Google+ Followers

Tuesday, August 19, 2008

Discipline for All?

I had an interesting conversation on my vacation that has still been swirling around in my mind. I was sitting around the campfire one afternoon with several family members, discussing just about everything under the sun, when the topic came around to going to church. I mentioned that I thought church attendance was a healthy discipline. Someone commented, "Discipline works well for some."

This caught me off guard. I had never thought of discipline as something optional in life. As I have pondered this, here are my thoughts. I think that ultimately we can experience two kinds of discipline. The first kind I would call "tough luck discipline." This is when we get up as kids and we say to our moms on a rainy Monday, "I don't want to go to school today!" To which our moms always got it..."Tough luck! You're going." We engage in something in a routine way not out of choice, but out of force. I can't help but wonder if the person who commented that "discipline works for some" had the "tough luck" kind in mind. We can be forced by parents, schools, and churches to do certain things whether we really want to our not. This kind of discipline may produce some results (such as getting a diploma) but rarely does it produce much joy.

On the other hand, a second kind of discipline could be called "Purpose-driven discipline." In this kind, we choose the routines and behaviors to which we will commit ourselves. We have a goal, or a purpose, in mind, and so we voluntarily do things we might otherwise not feel like doing. Ironically, these can be the exact same activities as "tough luck discipline." The primary difference is motive. In purpose-driven discipline, we have something we want to achieve, and we commit personally to doing what it takes to get there. I would venture to say that nearly every achievement in our lives can be traced to purpose-driven discipline, whether that achievement is at work or in our spiritual life.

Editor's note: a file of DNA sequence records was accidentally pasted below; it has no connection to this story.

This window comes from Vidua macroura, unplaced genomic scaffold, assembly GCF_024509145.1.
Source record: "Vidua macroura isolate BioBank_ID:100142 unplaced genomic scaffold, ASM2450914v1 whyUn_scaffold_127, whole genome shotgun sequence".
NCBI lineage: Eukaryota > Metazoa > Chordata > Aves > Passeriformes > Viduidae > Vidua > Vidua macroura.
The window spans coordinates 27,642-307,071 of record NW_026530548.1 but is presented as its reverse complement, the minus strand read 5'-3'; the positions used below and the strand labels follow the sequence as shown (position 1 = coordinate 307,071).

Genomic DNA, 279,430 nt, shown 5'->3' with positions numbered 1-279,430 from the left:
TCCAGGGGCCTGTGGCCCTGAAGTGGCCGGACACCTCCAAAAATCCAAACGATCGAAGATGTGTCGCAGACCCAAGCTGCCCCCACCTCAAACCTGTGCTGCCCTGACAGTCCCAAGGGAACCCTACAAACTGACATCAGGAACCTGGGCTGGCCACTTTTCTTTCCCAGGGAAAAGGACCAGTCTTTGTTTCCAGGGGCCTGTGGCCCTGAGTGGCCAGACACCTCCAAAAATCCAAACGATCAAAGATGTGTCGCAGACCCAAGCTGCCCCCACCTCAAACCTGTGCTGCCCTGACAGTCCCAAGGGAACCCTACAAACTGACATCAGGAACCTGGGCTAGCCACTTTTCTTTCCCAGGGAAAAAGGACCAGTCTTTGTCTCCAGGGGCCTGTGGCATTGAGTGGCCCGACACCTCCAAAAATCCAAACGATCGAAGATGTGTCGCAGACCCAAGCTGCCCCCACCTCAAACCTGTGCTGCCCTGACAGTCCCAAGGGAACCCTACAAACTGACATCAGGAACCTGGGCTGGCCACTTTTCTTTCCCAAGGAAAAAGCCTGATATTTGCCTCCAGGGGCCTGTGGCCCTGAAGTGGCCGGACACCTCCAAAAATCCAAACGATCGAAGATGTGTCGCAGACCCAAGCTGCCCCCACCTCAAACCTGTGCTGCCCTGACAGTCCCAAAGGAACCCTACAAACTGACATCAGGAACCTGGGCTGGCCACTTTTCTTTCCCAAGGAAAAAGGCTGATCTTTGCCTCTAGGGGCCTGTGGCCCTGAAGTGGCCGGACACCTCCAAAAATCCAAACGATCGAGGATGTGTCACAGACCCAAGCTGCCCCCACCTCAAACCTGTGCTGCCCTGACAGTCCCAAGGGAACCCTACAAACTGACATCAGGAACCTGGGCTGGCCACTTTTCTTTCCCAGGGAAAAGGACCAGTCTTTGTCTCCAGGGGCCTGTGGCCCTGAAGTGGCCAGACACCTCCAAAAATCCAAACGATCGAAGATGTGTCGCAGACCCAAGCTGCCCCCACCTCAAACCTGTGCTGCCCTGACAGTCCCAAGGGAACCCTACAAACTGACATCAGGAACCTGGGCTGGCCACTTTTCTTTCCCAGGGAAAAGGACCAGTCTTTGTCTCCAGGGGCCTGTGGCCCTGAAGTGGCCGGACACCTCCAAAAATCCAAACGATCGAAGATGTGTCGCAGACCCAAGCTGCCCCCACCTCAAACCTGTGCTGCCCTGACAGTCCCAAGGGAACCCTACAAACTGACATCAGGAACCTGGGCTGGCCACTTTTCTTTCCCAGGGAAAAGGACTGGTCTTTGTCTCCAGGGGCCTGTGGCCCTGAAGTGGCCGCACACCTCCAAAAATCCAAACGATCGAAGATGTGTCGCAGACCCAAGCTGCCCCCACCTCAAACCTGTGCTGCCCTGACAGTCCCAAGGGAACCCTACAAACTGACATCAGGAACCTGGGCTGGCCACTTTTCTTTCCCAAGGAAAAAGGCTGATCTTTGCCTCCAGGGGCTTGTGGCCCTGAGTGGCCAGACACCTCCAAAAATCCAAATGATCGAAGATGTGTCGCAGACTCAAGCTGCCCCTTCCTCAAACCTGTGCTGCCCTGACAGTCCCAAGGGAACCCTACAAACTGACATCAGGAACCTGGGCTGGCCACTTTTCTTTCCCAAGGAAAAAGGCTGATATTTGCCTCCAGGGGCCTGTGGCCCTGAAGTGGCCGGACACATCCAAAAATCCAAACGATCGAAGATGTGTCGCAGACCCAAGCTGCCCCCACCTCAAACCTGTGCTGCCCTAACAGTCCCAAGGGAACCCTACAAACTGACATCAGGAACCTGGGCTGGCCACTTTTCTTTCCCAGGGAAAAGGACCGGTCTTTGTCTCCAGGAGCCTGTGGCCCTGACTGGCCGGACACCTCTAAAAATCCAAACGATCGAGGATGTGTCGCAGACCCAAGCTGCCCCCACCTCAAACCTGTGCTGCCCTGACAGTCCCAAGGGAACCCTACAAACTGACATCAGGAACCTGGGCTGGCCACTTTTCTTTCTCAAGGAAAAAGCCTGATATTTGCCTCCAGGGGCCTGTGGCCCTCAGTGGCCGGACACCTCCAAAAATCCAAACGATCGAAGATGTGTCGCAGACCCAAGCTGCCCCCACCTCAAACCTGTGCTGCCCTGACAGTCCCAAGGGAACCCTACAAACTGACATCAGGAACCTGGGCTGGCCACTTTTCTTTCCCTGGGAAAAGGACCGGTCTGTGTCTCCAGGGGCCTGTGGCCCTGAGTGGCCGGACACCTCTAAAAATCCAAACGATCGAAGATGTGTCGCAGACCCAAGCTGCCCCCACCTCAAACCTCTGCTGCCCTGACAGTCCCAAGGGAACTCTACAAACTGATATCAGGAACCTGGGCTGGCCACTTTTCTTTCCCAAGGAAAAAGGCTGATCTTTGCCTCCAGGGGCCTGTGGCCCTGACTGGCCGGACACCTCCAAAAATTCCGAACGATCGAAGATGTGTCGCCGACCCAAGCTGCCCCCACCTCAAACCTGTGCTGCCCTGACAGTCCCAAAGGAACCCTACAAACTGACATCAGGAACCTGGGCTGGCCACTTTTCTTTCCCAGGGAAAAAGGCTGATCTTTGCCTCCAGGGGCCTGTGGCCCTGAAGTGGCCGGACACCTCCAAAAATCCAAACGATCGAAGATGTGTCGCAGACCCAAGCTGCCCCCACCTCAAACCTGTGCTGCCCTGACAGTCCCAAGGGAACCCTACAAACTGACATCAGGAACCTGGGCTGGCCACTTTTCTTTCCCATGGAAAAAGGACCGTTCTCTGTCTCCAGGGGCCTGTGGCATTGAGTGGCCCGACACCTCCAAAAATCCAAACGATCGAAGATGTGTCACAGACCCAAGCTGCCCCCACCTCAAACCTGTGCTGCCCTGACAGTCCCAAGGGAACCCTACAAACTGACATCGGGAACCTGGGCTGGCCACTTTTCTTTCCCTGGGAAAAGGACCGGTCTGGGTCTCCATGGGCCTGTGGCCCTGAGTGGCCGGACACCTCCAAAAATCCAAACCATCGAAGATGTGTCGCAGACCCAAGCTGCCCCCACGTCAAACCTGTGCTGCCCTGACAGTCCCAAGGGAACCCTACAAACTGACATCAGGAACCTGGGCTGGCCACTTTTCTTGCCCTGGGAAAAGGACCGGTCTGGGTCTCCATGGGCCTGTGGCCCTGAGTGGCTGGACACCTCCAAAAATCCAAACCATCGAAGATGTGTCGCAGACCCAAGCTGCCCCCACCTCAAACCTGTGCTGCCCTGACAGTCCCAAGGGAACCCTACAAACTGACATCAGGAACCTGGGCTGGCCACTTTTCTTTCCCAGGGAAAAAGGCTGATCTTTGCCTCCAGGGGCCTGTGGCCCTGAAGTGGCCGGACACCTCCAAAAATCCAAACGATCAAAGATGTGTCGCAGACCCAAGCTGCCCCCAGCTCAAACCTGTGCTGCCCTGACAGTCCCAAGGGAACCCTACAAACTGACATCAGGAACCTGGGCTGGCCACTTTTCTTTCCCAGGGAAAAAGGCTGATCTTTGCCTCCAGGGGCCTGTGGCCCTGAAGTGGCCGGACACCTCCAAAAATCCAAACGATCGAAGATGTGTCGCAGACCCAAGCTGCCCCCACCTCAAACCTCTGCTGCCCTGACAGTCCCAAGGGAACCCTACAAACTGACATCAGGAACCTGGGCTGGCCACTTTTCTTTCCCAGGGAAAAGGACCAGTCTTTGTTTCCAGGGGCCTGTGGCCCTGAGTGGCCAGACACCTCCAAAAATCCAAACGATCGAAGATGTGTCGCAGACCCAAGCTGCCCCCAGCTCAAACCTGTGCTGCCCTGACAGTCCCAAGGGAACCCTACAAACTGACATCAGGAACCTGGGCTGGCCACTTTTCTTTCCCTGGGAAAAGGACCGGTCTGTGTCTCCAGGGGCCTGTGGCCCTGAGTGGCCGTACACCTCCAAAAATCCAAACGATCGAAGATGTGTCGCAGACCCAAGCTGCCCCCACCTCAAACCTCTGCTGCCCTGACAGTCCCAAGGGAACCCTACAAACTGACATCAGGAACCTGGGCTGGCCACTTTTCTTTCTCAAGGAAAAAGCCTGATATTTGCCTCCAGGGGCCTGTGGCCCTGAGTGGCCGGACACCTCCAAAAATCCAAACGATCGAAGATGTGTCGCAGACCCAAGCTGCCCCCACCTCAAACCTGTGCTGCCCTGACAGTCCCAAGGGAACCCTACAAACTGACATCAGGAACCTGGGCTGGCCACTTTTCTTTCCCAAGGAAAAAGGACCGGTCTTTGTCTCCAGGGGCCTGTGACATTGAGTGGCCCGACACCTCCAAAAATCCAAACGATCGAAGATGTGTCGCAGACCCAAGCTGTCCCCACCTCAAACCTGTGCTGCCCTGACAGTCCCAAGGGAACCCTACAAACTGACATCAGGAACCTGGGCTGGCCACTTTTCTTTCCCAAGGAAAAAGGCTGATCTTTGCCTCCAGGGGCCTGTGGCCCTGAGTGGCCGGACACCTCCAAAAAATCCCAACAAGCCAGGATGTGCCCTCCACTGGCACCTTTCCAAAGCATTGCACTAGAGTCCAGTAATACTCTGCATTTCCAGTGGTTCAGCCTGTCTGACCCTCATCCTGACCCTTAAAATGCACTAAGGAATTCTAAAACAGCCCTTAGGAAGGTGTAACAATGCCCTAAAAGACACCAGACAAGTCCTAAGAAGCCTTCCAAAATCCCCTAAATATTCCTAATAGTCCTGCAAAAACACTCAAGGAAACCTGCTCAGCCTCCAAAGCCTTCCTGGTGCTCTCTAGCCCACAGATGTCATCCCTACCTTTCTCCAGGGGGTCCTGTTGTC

By now, you might be asking, so what? What does it matter? I guess what I have been thinking through is how often my disciplines, whether they be prayer or running or something else, can become frustrating, boring, and even discouraging. When this happens, it is helpful for me to stop and ask, "Why am I doing this?" In this question, I'm not throwing my hands up in despair; I am refocusing my heart and my mind. Too often, I allow a self-chosen purpose-driven discipline to become a tough-luck discipline in my life. I think I have no choice and so I become down on myself and my motivation is gone. When I remember why I have chosen a certain behavior, I can again pursue that discipline with joy.

What do you think? Is discipline for everyone? Or is it optional these days?

"For God did not give us a spirit of timidity, but a spirit of power, of love and of self-discipline." II Tim. 1:7

May you find joy on the journey,